It was difficult to imagine what to expect leading up to TomorrowWorld. All of the videos, photos, stories, and previews were not enough preparation for the transformational journey that would occur in the desolate hills of Southwest Georgia.
One of the largest electronic dance music festivals in the world, the second year event returned to the Chattahoochee Hills in Georgia from September 25-28 in massive fashion, delivering in every way imaginable from the moment the first camper stepped foot inside Dreamville.
Just this summer we have had the good fortune of traveling to multiple festivals including Wakarusa, Electric Forest, Electric Daisy Carnival Las Vegas, Imagine Festival, and Ultra Music Festival, among others, and can honestly say that TomorrowWorld 2014 is towards the top of the list when it comes to favorite festival experiences.
For 4 nights the corner of ‘Brazil and Western Europe’ was home.
Lined with geographic landmarks that served as street names, countries from around the world lended themselves as trusty landmarks for thousands of Dreamville campers that took over more than 100 acres of the Bouckaert Farm.
The tone was set from the moment we drove into the field.
International flags began to fly, bicycle taxis bumped music as they helped eager festival goers get to their campsites, and staff members greeted us with smiles and unexpectedly smooth dance moves.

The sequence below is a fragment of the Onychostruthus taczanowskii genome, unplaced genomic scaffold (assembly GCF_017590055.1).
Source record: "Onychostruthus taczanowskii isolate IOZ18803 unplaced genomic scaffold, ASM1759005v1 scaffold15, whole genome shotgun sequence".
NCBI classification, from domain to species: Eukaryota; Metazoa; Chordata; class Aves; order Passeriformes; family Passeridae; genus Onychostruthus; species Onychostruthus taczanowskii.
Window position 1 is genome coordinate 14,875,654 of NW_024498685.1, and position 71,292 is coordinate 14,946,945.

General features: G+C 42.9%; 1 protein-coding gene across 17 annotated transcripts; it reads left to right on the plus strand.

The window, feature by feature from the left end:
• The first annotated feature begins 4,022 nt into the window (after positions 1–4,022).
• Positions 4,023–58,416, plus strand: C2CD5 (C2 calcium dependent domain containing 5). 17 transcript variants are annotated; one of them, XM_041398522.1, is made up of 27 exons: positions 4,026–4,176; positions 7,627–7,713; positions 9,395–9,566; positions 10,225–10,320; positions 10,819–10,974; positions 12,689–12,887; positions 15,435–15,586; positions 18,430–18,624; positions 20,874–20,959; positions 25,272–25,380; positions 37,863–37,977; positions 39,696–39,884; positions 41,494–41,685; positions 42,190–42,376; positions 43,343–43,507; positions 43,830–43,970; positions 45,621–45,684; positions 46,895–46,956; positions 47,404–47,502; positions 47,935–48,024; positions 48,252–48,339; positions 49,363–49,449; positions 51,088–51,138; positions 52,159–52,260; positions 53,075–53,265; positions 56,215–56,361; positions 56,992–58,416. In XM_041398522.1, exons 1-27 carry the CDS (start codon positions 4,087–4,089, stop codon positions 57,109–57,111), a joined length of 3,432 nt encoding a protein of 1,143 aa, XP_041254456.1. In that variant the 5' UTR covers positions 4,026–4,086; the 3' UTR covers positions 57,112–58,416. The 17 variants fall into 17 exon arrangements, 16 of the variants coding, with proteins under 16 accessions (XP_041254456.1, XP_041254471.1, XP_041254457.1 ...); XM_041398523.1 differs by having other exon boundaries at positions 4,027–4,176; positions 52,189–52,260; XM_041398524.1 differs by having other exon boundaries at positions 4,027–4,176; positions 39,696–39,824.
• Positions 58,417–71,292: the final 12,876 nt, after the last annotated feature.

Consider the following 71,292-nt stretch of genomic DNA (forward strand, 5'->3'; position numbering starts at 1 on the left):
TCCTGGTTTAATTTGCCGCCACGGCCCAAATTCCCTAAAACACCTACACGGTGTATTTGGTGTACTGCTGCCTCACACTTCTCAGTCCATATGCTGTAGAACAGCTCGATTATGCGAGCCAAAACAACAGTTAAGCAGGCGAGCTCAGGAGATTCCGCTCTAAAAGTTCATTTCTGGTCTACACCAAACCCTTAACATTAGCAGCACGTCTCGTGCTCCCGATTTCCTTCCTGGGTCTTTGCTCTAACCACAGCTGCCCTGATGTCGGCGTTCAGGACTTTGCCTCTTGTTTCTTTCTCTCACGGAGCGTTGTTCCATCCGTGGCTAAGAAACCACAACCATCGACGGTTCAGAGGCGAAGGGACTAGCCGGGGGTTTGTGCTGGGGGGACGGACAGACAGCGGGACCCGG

Arriving early on Thursday this year was extremely important, as organizers oversold Dreamville passes causing the community of campers to extend all the way up to the main entrance of the festival. Those arriving early would avoid this dilemma which saw lines grow to hundreds of people as the afternoon transitioned into the evening.
It is natural for complaints to surface as excitement and anticipation are overshadowed by waiting and frustration. Albeit once everyone had marked their territory, the weekend would proceed as what thousands would come to describe as “the best weekend of my life.”
As the sun receded in to the South Georgia skyline, the energy became palpable.
Open only to Dreamville residents, The Gathering was one of the best stage atmospheres of the weekend.
A constant flow of eager ravers emerging from their tents would continue throughout the night, with campers sprinting out of their site to the stage that was located immediately at the edge of the grounds.
The fact that it was only open to Dreamvillians who arrived a day early meant that the crowd was not body to body.